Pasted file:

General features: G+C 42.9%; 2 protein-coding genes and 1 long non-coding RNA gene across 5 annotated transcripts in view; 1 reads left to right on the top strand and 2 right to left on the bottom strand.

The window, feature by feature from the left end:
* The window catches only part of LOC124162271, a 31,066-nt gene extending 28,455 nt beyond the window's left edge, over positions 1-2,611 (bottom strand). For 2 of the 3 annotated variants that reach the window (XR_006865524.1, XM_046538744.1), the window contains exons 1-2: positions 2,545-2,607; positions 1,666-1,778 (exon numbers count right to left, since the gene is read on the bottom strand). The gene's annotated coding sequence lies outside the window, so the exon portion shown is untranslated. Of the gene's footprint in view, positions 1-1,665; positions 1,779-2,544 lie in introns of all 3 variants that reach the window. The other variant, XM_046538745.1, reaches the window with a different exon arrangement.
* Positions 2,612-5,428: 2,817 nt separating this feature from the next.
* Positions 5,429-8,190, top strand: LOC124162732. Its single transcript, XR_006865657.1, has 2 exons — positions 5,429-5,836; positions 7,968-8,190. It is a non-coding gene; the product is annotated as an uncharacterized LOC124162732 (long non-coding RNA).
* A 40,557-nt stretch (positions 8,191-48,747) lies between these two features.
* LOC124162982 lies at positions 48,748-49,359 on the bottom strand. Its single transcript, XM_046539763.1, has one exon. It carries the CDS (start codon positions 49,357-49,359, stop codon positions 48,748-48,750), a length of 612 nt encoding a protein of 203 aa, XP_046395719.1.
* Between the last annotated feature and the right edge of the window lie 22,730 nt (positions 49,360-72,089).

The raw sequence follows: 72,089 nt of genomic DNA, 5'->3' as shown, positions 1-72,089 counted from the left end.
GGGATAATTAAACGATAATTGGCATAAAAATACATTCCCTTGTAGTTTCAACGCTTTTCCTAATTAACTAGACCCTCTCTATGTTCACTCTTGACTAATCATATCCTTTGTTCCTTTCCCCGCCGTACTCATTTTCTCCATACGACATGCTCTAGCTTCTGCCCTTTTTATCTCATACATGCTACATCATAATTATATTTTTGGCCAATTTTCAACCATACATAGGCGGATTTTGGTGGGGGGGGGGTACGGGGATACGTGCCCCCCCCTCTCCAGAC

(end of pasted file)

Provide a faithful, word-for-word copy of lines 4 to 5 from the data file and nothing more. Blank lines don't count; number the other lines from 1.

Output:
* Positions 2,612-5,428: 2,817 nt separating this feature from the next.
* Positions 5,429-8,190, top strand: LOC124162732. Its single transcript, XR_006865657.1, has 2 exons — positions 5,429-5,836; positions 7,968-8,190. It is a non-coding gene; the product is annotated as an uncharacterized LOC124162732 (long non-coding RNA).